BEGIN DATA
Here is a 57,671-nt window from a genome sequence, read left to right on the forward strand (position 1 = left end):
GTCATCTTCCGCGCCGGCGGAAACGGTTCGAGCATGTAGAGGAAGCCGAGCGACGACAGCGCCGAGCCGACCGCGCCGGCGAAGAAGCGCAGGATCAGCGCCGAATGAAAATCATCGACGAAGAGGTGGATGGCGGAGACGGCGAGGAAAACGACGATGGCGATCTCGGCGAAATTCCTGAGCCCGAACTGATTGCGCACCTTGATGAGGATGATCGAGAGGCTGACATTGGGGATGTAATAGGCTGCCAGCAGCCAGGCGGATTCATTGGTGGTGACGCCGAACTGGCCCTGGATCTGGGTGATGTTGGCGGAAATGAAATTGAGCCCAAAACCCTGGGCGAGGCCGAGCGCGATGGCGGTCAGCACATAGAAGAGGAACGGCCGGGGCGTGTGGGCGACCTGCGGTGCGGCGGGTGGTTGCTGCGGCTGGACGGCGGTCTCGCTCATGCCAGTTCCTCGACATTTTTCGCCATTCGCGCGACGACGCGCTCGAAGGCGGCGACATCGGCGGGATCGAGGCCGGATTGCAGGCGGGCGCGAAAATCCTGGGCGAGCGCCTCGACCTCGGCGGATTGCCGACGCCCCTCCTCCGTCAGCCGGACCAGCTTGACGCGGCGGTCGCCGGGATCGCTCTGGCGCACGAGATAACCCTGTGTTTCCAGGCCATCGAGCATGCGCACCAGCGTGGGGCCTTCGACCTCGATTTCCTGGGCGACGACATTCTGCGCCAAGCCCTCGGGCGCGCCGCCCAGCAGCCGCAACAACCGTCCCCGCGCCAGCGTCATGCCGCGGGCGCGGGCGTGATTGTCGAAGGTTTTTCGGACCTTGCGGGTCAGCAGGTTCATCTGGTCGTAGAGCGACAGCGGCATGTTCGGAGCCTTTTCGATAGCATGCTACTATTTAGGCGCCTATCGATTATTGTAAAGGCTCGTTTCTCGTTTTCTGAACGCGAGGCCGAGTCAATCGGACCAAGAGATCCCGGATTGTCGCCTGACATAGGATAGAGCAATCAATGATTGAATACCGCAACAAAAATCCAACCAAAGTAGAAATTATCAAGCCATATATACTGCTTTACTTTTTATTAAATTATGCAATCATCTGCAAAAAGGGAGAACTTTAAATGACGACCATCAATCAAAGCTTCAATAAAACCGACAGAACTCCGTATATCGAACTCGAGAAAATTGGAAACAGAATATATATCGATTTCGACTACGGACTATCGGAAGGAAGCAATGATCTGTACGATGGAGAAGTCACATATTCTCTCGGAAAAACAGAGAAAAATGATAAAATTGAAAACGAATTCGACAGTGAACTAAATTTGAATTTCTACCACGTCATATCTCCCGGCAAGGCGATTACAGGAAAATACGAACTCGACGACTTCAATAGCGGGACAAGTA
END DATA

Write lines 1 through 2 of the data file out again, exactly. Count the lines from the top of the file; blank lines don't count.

Here is a 57,671-nt window from a genome sequence, read left to right on the forward strand (position 1 = left end):
GTCATCTTCCGCGCCGGCGGAAACGGTTCGAGCATGTAGAGGAAGCCGAGCGACGACAGCGCCGAGCCGACCGCGCCGGCGAAGAAGCGCAGGATCAGCGCCGAATGAAAATCATCGACGAAGAGGTGGATGGCGGAGACGGCGAGGAAAACGACGATGGCGATCTCGGCGAAATTCCTGAGCCCGAACTGATTGCGCACCTTGATGAGGATGATCGAGAGGCTGACATTGGGGATGTAATAGGCTGCCAGCAGCCAGGCGGATTCATTGGTGGTGACGCCGAACTGGCCCTGGATCTGGGTGATGTTGGCGGAAATGAAATTGAGCCCAAAACCCTGGGCGAGGCCGAGCGCGATGGCGGTCAGCACATAGAAGAGGAACGGCCGGGGCGTGTGGGCGACCTGCGGTGCGGCGGGTGGTTGCTGCGGCTGGACGGCGGTCTCGCTCATGCCAGTTCCTCGACATTTTTCGCCATTCGCGCGACGACGCGCTCGAAGGCGGCGACATCGGCGGGATCGAGGCCGGATTGCAGGCGGGCGCGAAAATCCTGGGCGAGCGCCTCGACCTCGGCGGATTGCCGACGCCCCTCCTCCGTCAGCCGGACCAGCTTGACGCGGCGGTCGCCGGGATCGCTCTGGCGCACGAGATAACCCTGTGTTTCCAGGCCATCGAGCATGCGCACCAGCGTGGGGCCTTCGACCTCGATTTCCTGGGCGACGACATTCTGCGCCAAGCCCTCGGGCGCGCCGCCCAGCAGCCGCAACAACCGTCCCCGCGCCAGCGTCATGCCGCGGGCGCGGGCGTGATTGTCGAAGGTTTTTCGGACCTTGCGGGTCAGCAGGTTCATCTGGTCGTAGAGCGACAGCGGCATGTTCGGAGCCTTTTCGATAGCATGCTACTATTTAGGCGCCTATCGATTATTGTAAAGGCTCGTTTCTCGTTTTCTGAACGCGAGGCCGAGTCAATCGGACCAAGAGATCCCGGATTGTCGCCTGACATAGGATAGAGCAATCAATGATTGAATACCGCAACAAAAATCCAACCAAAGTAGAAATTATCAAGCCATATATACTGCTTTACTTTTTATTAAATTATGCAATCATCTGCAAAAAGGGAGAACTTTAAATGACGACCATCAATCAAAGCTTCAATAAAACCGACAGAACTCCGTATATCGAACTCGAGAAAATTGGAAACAGAATATATATCGATTTCGACTACGGACTATCGGAAGGAAGCAATGATCTGTACGATGGAGAAGTCACATATTCTCTCGGAAAAACAGAGAAAAATGATAAAATTGAAAACGAATTCGACAGTGAACTAAATTTGAATTTCTACCACGTCATATCTCCCGGCAAGGCGATTACAGGAAAATACGAACTCGACGACTTCAATAGCGGGACAAGTA